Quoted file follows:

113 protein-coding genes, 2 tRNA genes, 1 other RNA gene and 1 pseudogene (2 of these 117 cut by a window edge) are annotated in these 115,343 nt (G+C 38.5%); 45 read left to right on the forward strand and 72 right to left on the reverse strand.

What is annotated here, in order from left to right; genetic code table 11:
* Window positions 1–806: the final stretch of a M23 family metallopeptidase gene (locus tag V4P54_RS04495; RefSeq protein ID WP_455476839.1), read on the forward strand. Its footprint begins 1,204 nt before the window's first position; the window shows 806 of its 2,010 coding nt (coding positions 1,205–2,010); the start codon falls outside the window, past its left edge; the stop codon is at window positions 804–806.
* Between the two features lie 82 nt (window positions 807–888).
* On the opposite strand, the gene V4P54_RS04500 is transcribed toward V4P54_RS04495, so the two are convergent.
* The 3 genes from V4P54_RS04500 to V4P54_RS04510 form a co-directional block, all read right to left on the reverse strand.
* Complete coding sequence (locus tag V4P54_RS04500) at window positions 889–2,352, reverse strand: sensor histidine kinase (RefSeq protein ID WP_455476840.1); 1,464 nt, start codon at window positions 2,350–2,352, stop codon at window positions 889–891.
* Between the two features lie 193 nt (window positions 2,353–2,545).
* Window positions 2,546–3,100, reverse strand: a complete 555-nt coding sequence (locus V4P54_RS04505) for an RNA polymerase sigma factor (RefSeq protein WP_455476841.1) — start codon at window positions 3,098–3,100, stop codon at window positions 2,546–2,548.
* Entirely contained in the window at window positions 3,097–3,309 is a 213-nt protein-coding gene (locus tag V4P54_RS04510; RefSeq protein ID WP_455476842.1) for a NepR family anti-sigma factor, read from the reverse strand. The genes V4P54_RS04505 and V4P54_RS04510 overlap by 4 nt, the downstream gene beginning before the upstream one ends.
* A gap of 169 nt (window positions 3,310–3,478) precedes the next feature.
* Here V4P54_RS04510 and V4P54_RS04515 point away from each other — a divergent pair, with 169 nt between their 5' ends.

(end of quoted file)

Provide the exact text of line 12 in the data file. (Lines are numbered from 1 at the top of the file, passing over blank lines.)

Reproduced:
* Here V4P54_RS04510 and V4P54_RS04515 point away from each other — a divergent pair, with 169 nt between their 5' ends.